> My main concern is where the investment would come from for continued improvements.
For "run of the mill" stuff, the expenditure comes out of retailed profits. The equation is fairly simple, it charges "customers" for use of it's infrastructure, it pays out it's running costs (rates, wages, taxes, etc), and what is left over is retained profit. Of course, it'll need to do improvements - add a cabinet here, add more cable there, upgrade some old kit, and so on. For most of these, it's just another operating expense.
Now for "big ticket" items (like a fast and nationwide rollout of FTTC) it goes out to the money markets with a business proposal along the lines of : "we need £X to fund this project, as a result of this project, we'll be able to take in £Y, and projected return on investment will be Z%. Who's up for a share of that ?"
If the figures stack up, investors (who may include the ISPs who'll get to sell the services) will put their hands in their pockets and the capital will be raised that way - by either selling bonds or more shares. Behind the scenes, that's what BT will have been doing for their multi-billion investments - except that instead of selling bonds, they've sold shares.
Where the figures don't stack up, they'll do exactly what BT did - and go to the government/councils/whoever and blackmail them. "If you want <spiffing new service> in these unprofitable areas, then you'll have to pay for it". Where someone will pay for, or at least adequately subsidise, it - then they'll install it.
Where I'd see the biggest benefit is the removal of the political restraints. Those of us with an involvement in telecoms for long enough will know that pretty well every new service BT has done has been in some way crippled in order to protect their existing cash-cows.
For example, ISDN2 never caught on in the UK because it was expensive and crippled. In some countries it flourished because it wasn't and wasn't. How and why was it crippled ?
Well in Germany, you could send low speed data via the D channel without dialling up a B channel. This meant that for WAN applications you could handle low speed data without racking up the call charges, and then fire up one or more B channels when the link got busy. Over here you couldn't, except in certain expensive and crippled ways designed to make sure few actually did it.
And why was it crippled like this ? Well of course you could never prove it, but had it been as full featured as Germany's ISDN2 then it would have slashed income from leased lines - BT's then cash cow. It was in BT's interest not to allow something that could harm that cash cow.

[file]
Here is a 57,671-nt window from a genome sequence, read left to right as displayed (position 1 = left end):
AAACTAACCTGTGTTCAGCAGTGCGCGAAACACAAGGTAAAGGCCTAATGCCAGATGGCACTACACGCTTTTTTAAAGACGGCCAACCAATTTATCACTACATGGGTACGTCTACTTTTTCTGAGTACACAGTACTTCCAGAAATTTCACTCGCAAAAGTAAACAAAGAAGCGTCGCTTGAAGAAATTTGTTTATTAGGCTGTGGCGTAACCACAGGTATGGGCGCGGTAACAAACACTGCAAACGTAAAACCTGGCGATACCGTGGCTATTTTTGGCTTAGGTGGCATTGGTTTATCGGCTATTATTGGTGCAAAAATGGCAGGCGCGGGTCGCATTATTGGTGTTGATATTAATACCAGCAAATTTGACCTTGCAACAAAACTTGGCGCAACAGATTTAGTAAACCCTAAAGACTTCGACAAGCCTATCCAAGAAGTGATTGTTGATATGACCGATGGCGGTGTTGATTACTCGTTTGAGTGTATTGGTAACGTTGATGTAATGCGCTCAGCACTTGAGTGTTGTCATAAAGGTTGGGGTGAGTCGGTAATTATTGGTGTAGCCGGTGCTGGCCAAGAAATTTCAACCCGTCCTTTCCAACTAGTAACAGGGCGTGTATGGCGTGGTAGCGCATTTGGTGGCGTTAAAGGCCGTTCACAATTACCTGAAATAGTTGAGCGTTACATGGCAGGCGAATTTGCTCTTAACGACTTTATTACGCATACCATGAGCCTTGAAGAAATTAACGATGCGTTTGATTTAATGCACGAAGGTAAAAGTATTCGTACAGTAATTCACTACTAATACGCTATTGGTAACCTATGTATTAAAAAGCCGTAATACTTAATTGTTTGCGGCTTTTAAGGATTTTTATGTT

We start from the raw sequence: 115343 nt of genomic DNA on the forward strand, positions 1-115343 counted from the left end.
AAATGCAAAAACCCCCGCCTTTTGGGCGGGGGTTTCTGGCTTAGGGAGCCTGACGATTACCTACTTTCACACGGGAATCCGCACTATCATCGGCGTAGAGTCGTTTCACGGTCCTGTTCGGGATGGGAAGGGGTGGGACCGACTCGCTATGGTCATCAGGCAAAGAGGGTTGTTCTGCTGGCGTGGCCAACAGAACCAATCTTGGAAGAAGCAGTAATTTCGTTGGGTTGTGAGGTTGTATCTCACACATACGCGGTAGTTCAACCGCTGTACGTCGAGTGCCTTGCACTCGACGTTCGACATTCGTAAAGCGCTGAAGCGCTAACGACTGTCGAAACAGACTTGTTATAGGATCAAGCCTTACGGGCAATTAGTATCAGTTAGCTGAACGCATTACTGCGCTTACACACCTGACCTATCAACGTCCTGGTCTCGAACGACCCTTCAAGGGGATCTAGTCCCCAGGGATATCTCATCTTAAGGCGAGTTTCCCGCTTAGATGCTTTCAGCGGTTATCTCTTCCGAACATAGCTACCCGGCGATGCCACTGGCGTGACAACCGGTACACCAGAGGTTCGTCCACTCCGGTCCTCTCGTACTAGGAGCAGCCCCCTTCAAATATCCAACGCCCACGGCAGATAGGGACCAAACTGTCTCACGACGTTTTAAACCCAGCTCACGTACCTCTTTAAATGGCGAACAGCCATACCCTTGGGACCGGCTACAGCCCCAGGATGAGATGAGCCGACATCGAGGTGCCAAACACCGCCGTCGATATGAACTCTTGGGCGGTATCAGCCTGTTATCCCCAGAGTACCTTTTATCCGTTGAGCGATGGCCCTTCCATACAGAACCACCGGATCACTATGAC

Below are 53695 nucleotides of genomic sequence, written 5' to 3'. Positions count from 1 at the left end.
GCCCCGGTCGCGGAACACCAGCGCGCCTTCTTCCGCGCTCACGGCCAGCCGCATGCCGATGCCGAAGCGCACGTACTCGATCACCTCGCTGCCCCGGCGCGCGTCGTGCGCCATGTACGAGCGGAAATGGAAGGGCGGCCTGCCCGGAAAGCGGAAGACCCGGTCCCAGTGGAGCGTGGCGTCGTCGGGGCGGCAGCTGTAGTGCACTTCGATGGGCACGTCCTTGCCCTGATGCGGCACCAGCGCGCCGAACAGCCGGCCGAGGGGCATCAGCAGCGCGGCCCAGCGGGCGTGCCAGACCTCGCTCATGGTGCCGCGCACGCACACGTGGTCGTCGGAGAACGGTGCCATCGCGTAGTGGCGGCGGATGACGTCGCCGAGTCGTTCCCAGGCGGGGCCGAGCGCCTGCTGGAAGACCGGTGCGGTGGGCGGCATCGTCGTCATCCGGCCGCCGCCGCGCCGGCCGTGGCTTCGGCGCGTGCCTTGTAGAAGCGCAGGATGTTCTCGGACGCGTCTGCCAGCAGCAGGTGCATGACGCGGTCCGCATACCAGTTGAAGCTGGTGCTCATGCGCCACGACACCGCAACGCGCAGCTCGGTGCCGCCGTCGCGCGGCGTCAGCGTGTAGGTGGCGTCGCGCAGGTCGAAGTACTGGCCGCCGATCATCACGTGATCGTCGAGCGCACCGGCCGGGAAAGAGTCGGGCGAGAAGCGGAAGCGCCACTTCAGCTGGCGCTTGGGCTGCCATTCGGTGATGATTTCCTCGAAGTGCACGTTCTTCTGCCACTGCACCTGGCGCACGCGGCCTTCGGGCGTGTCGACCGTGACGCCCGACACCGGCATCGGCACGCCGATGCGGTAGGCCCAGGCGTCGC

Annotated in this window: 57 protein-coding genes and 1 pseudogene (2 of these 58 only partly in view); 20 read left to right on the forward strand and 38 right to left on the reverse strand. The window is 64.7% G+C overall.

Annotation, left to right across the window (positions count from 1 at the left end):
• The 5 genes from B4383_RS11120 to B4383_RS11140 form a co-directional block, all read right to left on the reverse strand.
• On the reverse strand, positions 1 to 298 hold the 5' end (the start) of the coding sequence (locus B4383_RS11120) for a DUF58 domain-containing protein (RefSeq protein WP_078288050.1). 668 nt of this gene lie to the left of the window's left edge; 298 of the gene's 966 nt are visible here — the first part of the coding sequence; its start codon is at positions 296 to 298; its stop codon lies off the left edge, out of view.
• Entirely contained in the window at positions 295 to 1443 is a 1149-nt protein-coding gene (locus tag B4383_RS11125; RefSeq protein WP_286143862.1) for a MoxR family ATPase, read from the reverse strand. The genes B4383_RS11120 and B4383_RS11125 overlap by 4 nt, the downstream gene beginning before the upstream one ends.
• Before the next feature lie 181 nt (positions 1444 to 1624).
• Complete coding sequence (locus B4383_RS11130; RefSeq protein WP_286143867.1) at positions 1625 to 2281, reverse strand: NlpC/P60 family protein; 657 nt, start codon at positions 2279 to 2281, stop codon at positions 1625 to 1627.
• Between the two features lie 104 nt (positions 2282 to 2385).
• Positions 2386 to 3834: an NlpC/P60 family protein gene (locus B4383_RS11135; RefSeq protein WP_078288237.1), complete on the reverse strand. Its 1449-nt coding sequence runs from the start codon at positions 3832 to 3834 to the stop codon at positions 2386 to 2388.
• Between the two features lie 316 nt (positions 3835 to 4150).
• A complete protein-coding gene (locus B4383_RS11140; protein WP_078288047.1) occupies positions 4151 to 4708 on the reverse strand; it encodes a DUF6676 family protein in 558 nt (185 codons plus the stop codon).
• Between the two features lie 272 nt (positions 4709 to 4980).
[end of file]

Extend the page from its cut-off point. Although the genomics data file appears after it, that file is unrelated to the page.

And I can't help thinking that BT's lethargy in rolling out ADSL initially was a further attempt to stave off the further butchery of it's cash cows. Why pay £6k/year (at a previous employer, we had two lines that cost £8k/year each to give us 64k to a couple of remote sites) for a Kilostream when for many applications a couple of ADSL circuits and VPN capable routers would do the job for a fraction of the price ?
I can believe the comments about NZ having a boom in services once the lines business was split from the services business. Over here we don't have dark fibre - much better to rent a lit fibre and screw the customer for speed related charges. You can't (other than very limited options) buy a circuit from A to B that doesn't go via the exchange. It's "very difficult" to rent duct space. And so the list goes on.
Split off BTOR and the political pressure to not allow various services has gone. Yes I'd expect BT to squeal - it would remove some very real and very significant advantages it has (specifically being able to tailor available products to suit it's own requirements) and force it to compete on a more level playing field.
Leaving aside some fairly light regulation ... Remember that **NOTHING** BTOR do at the moment is specifically to give "us" something better. **EVERYTHING** they do is designed to give BTOR (and therefore it's sole owner, BT) the best return possible.
Split BTOR away from the controlling influence of BT and I'd expect to very quickly start seeing some new and "interesting" products and services.